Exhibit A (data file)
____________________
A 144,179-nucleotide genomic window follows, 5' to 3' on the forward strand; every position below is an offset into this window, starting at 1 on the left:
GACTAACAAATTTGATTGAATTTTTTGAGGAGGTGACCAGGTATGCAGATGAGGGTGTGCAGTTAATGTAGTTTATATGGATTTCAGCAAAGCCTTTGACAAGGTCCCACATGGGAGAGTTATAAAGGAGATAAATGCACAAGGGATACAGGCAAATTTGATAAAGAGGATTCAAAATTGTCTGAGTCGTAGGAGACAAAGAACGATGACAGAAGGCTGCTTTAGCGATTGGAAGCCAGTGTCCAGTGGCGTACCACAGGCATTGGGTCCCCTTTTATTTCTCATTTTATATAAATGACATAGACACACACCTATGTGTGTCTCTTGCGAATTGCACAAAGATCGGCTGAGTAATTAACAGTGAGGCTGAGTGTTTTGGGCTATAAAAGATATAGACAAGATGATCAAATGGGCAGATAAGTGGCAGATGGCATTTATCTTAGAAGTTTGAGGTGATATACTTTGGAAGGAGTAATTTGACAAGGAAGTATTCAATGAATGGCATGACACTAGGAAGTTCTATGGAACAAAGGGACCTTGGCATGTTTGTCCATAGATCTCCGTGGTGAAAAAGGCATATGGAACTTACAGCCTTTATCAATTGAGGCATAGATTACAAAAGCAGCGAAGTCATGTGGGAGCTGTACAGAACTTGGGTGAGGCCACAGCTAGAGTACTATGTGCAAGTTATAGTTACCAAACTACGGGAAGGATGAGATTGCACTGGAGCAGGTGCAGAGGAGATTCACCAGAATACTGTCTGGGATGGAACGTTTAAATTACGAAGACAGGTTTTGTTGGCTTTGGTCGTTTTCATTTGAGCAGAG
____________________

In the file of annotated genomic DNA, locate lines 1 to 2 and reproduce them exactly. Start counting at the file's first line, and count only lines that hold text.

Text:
A 144,179-nucleotide genomic window follows, 5' to 3' on the forward strand; every position below is an offset into this window, starting at 1 on the left:
GACTAACAAATTTGATTGAATTTTTTGAGGAGGTGACCAGGTATGCAGATGAGGGTGTGCAGTTAATGTAGTTTATATGGATTTCAGCAAAGCCTTTGACAAGGTCCCACATGGGAGAGTTATAAAGGAGATAAATGCACAAGGGATACAGGCAAATTTGATAAAGAGGATTCAAAATTGTCTGAGTCGTAGGAGACAAAGAACGATGACAGAAGGCTGCTTTAGCGATTGGAAGCCAGTGTCCAGTGGCGTACCACAGGCATTGGGTCCCCTTTTATTTCTCATTTTATATAAATGACATAGACACACACCTATGTGTGTCTCTTGCGAATTGCACAAAGATCGGCTGAGTAATTAACAGTGAGGCTGAGTGTTTTGGGCTATAAAAGATATAGACAAGATGATCAAATGGGCAGATAAGTGGCAGATGGCATTTATCTTAGAAGTTTGAGGTGATATACTTTGGAAGGAGTAATTTGACAAGGAAGTATTCAATGAATGGCATGACACTAGGAAGTTCTATGGAACAAAGGGACCTTGGCATGTTTGTCCATAGATCTCCGTGGTGAAAAAGGCATATGGAACTTACAGCCTTTATCAATTGAGGCATAGATTACAAAAGCAGCGAAGTCATGTGGGAGCTGTACAGAACTTGGGTGAGGCCACAGCTAGAGTACTATGTGCAAGTTATAGTTACCAAACTACGGGAAGGATGAGATTGCACTGGAGCAGGTGCAGAGGAGATTCACCAGAATACTGTCTGGGATGGAACGTTTAAATTACGAAGACAGGTTTTGTTGGCTTTGGTCGTTTTCATTTGAGCAGAG